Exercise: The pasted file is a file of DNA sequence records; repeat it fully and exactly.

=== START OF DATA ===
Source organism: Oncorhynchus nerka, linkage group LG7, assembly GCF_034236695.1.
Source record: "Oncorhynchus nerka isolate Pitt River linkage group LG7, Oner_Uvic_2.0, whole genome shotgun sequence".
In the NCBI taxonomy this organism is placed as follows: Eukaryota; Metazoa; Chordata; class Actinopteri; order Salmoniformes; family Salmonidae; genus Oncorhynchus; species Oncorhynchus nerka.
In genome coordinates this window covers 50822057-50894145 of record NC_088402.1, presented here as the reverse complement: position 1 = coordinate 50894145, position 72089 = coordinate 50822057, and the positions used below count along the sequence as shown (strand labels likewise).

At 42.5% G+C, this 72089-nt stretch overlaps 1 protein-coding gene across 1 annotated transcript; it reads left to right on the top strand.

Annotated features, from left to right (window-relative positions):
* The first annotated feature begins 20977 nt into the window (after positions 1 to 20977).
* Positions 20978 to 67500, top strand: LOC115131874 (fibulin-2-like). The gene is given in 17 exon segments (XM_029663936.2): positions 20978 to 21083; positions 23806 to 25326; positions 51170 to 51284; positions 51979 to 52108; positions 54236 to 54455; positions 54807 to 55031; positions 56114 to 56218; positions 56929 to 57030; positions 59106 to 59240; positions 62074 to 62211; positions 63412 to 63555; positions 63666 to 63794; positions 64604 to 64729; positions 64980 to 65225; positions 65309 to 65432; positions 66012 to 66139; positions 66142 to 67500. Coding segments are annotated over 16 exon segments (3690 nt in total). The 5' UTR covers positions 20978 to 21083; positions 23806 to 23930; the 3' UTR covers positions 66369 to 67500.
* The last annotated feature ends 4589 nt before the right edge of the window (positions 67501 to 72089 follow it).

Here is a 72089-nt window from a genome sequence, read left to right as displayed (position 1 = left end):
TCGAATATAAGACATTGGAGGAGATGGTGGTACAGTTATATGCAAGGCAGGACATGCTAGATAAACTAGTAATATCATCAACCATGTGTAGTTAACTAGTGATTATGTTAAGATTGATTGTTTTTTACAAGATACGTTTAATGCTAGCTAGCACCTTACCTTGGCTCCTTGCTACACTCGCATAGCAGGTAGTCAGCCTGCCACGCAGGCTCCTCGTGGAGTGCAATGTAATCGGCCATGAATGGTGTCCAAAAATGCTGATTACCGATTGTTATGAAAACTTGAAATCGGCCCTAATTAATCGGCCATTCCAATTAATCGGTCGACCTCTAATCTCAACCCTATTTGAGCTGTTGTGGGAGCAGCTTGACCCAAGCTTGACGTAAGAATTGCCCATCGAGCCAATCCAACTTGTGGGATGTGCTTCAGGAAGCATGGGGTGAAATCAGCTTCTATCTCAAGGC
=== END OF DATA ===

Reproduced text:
Source organism: Oncorhynchus nerka, linkage group LG7, assembly GCF_034236695.1.
Source record: "Oncorhynchus nerka isolate Pitt River linkage group LG7, Oner_Uvic_2.0, whole genome shotgun sequence".
In the NCBI taxonomy this organism is placed as follows: Eukaryota; Metazoa; Chordata; class Actinopteri; order Salmoniformes; family Salmonidae; genus Oncorhynchus; species Oncorhynchus nerka.
In genome coordinates this window covers 50822057-50894145 of record NC_088402.1, presented here as the reverse complement: position 1 = coordinate 50894145, position 72089 = coordinate 50822057, and the positions used below count along the sequence as shown (strand labels likewise).

At 42.5% G+C, this 72089-nt stretch overlaps 1 protein-coding gene across 1 annotated transcript; it reads left to right on the top strand.

Annotated features, from left to right (window-relative positions):
* The first annotated feature begins 20977 nt into the window (after positions 1 to 20977).
* Positions 20978 to 67500, top strand: LOC115131874 (fibulin-2-like). The gene is given in 17 exon segments (XM_029663936.2): positions 20978 to 21083; positions 23806 to 25326; positions 51170 to 51284; positions 51979 to 52108; positions 54236 to 54455; positions 54807 to 55031; positions 56114 to 56218; positions 56929 to 57030; positions 59106 to 59240; positions 62074 to 62211; positions 63412 to 63555; positions 63666 to 63794; positions 64604 to 64729; positions 64980 to 65225; positions 65309 to 65432; positions 66012 to 66139; positions 66142 to 67500. Coding segments are annotated over 16 exon segments (3690 nt in total). The 5' UTR covers positions 20978 to 21083; positions 23806 to 23930; the 3' UTR covers positions 66369 to 67500.
* The last annotated feature ends 4589 nt before the right edge of the window (positions 67501 to 72089 follow it).

Here is a 72089-nt window from a genome sequence, read left to right as displayed (position 1 = left end):
TCGAATATAAGACATTGGAGGAGATGGTGGTACAGTTATATGCAAGGCAGGACATGCTAGATAAACTAGTAATATCATCAACCATGTGTAGTTAACTAGTGATTATGTTAAGATTGATTGTTTTTTACAAGATACGTTTAATGCTAGCTAGCACCTTACCTTGGCTCCTTGCTACACTCGCATAGCAGGTAGTCAGCCTGCCACGCAGGCTCCTCGTGGAGTGCAATGTAATCGGCCATGAATGGTGTCCAAAAATGCTGATTACCGATTGTTATGAAAACTTGAAATCGGCCCTAATTAATCGGCCATTCCAATTAATCGGTCGACCTCTAATCTCAACCCTATTTGAGCTGTTGTGGGAGCAGCTTGACCCAAGCTTGACGTAAGAATTGCCCATCGAGCCAATCCAACTTGTGGGATGTGCTTCAGGAAGCATGGGGTGAAATCAGCTTCTATCTCAAGGC